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Michigan Football: Measuring the Wolverines' O-Line vs. Michigan State's Big Uglies

This is Part 3 of a series comparing Michigan's holdings to those of its rivals, Michigan State, Ohio State, Notre Dame and Penn State. Thus far, we've looked at the in-state QBs and RBs.

Michigan's O-Line has spots to fill. But MSU has similar issues.
Michigan's O-Line has spots to fill. But MSU has similar issues.
Andrew Weber-USA TODAY Sports

Note: Part 1 (QB) can be found here. Part 2 (RB) can be found here.


Michigan and Michigan State will share at least one common dilemma this fall: Piecing together an offensive line.

In 2013, the Wolverines weren't reliable in the trenches. They had one of the worst lines in all of college football and, honestly, showed little signs of life. That being said, prepare for mistakes--lots of mistakes--come early September.

Eventually, under the direction of Darrell Funk, the line coach, and Doug Nussmeier, the offensive coordinator, Team 135's front should assemble into something close to resembling a worthy O-line. Michigan's playoff hopes depend on that happening.

Until then, it's crossing fingers and hoping for the best.

In 2013, the Spartans fell victim to growing pains, too. Their linemen took some time to develop into a serviceable unit. By no means were the O-liners the stars of the show. They worked hard, got the job done and reaped a few rewards.

However, much of that success could be attributed to system and coaching--and the fact that Michigan State usually runs the ball well. The recent spills of great running backs have cloaked past O-line deficiencies.

The Wolverines haven't been so lucky in that department.

We'll start with Team Dantonio for one reason: It played its spring game this past weekend--and it looked pretty solid while doing so.

There are Holes in E.L.

Without Fou Fonoti (RT), Blake Treadwell (LG) and Dan France (RG), Michigan State faces a few hurdles. Those three made up 60 percent of the line. However, the most important spot, left tackle, seems to be in good hands with redshirt sophomore Jack Conklin, who has Rose Bowl experience and appears to be the cornerstone of the line.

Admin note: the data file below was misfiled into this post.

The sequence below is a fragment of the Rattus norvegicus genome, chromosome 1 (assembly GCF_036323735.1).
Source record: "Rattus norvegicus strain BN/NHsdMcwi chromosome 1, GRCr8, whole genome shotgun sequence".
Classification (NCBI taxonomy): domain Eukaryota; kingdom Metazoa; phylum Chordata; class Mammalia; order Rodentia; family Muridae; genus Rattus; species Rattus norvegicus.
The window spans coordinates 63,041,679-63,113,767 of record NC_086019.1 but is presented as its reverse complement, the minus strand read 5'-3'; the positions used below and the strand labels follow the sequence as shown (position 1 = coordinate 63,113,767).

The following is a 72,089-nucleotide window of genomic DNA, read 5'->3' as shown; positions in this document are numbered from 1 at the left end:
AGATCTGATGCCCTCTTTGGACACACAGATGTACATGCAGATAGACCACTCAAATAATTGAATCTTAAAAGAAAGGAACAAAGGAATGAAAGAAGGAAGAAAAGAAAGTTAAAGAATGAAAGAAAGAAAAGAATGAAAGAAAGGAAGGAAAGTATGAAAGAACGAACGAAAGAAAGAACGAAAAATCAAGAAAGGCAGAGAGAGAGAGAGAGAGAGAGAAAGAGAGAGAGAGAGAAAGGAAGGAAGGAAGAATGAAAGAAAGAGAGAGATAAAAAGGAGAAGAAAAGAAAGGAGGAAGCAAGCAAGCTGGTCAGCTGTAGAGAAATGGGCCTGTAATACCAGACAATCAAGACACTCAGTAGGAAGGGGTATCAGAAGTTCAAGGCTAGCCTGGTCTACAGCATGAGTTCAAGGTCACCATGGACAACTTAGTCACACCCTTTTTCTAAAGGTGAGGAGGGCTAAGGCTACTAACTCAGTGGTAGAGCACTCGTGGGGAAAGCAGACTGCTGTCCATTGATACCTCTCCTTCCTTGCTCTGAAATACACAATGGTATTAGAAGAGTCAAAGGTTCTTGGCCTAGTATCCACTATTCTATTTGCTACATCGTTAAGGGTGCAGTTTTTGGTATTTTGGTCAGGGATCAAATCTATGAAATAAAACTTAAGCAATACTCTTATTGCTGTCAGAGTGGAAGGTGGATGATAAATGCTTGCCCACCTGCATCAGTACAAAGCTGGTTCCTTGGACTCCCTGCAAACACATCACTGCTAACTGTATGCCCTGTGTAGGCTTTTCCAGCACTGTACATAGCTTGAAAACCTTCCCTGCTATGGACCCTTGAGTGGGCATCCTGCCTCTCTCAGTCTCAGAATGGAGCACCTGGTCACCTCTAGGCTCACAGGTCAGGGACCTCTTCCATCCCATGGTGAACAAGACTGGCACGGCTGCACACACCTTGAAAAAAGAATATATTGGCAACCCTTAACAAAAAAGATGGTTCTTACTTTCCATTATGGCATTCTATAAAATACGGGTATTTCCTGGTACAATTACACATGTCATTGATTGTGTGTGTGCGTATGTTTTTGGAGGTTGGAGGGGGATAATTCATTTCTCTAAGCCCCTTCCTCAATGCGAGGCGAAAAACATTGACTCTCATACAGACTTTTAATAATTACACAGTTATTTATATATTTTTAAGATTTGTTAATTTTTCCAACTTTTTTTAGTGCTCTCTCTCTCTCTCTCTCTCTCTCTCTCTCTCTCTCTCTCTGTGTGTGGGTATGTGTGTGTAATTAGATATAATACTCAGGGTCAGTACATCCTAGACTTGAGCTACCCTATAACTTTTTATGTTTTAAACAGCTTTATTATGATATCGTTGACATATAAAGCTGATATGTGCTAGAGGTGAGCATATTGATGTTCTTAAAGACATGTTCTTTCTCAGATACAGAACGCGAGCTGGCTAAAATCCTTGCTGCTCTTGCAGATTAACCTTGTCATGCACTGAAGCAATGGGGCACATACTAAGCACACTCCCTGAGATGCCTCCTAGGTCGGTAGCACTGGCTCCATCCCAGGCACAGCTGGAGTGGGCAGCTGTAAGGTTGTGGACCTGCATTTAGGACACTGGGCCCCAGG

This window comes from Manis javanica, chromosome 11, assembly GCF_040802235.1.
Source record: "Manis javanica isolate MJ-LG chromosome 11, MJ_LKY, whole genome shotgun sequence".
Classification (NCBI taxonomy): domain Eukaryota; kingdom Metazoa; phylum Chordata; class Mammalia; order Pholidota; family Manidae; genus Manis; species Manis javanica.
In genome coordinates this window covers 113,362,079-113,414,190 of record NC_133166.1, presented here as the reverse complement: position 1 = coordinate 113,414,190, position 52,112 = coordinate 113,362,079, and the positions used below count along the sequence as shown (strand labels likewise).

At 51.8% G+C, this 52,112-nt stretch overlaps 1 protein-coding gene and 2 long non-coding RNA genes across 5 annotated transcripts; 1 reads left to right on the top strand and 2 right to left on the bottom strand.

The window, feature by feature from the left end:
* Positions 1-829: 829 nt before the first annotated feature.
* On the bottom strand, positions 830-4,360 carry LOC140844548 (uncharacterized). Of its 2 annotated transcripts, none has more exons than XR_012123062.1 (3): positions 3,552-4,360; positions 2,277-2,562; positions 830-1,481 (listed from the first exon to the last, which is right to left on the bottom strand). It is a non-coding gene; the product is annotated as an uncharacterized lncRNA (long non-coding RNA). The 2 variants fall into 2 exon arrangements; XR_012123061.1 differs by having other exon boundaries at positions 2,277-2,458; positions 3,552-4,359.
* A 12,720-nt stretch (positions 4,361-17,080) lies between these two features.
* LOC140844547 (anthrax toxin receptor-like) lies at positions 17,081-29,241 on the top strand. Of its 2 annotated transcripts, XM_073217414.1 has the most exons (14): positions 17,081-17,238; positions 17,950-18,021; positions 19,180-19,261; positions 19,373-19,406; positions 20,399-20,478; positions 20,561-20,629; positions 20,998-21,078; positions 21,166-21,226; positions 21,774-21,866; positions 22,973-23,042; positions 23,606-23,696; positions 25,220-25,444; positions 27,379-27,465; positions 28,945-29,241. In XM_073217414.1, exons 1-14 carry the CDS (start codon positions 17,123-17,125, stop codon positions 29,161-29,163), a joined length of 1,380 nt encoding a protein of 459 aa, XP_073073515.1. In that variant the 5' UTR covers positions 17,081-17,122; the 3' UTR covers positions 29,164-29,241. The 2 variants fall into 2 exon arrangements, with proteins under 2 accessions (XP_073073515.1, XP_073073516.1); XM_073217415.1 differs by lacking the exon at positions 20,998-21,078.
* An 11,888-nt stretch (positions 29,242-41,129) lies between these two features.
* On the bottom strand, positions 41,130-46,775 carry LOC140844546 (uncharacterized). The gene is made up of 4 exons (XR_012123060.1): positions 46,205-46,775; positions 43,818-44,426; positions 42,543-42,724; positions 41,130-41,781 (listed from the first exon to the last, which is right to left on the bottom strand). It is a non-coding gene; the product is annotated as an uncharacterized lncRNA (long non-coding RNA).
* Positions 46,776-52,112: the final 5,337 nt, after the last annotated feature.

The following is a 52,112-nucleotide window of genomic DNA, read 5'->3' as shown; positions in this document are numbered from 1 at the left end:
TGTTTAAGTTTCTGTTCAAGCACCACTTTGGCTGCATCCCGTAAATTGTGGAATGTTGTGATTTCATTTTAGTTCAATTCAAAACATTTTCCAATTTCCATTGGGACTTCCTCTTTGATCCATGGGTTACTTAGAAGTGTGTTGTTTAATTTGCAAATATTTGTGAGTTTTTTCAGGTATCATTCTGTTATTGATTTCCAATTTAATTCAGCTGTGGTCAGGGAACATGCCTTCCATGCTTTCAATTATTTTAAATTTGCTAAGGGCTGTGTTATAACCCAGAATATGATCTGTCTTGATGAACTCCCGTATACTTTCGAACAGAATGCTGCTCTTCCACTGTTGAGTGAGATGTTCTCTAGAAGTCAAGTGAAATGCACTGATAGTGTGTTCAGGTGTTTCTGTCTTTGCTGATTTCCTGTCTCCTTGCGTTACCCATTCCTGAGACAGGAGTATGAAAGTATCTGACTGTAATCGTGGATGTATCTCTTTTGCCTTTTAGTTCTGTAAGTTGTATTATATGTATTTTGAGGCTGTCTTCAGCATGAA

Jack Allen entered East Lansing with a quiet hype. As a redshirt junior, he's in line for No. 1 reps at center. At 6'1" and 292 pounds, he has decent size for the middle and could be sandwiched by a combination of Travis Jackson, Kodi Kieler (a 6'5," 326-pound mountain) and Connor Kruse, among others, this fall.

They're returning running back Jeremy Langford and quarterback Connor Cook. But like the rest of the world,  the defending Rose Bowl champion Spartans--namely line coach Mark Staten and OC Dave Warner/Jim Bollman--have some adjustments to make before hoisting more bowl hardware.

As you can see, they've had success grooming talent into starters.

Headlines from Ann Arbor slightly differ from the following:

O-line Blues

May this video remind you of the good old days. People used to drool over UM OL'ers.

Yeah, things aren't looking wonderful for the Wolverines' offensive line these days. Losing Taylor Lewan, one of the program's greatest left tackles, is the obvious burner. Michael Schofield was pretty solid at right tackle. The loss of him will be difficult to overcome.

However, Brady Hoke's recruited well during the past three years, routinely landing some of the nation's best linemen. Mason Cole, Juwan Bushell-Beatty, Logan Tuley-Tillman, Ben Braden and Kyle Kalis make up a laundry list of untapped talent waiting to be put on the field.

Of course, Cole and JBB are new. But Tuley-Tillman could be a solid left tackle, and the same is true for Braden and Kalis, who were each parts of the revolving door at guard and center in 2013.

Jack Miller and Graham Glasgow make up the "experienced" crowd for the time being. Should Erik Magnuson return to full health, he'd give Funk and Nuss another viable option for the blindside.

Michigan's climb is uphill. Really, it couldn't get more uphill. Lewan is gone. Let that sink in for a second. He's been a staple of the line, someone that could be counted on each Saturday. Michigan doesn't have anyone close to that right now. This season--and this can't be stressed enough--will be crucial for the future of Hoke's O-line. Entering his fourth year, Hoke's yet to really flex his muscle and put a dominant product on the field.

Hoke on the line

The tone of this interview with Miller sounds familiar, doesn't it? The same issues plague Team 135.

Needless to say, the Wolverines sure could have used Chad Lindsay, who transferred from Alabama to Ohio State instead of joining Nuss at The Big House.

Follow Maize 'n Brew's Adam Biggers on Twitter @AdamBiggers81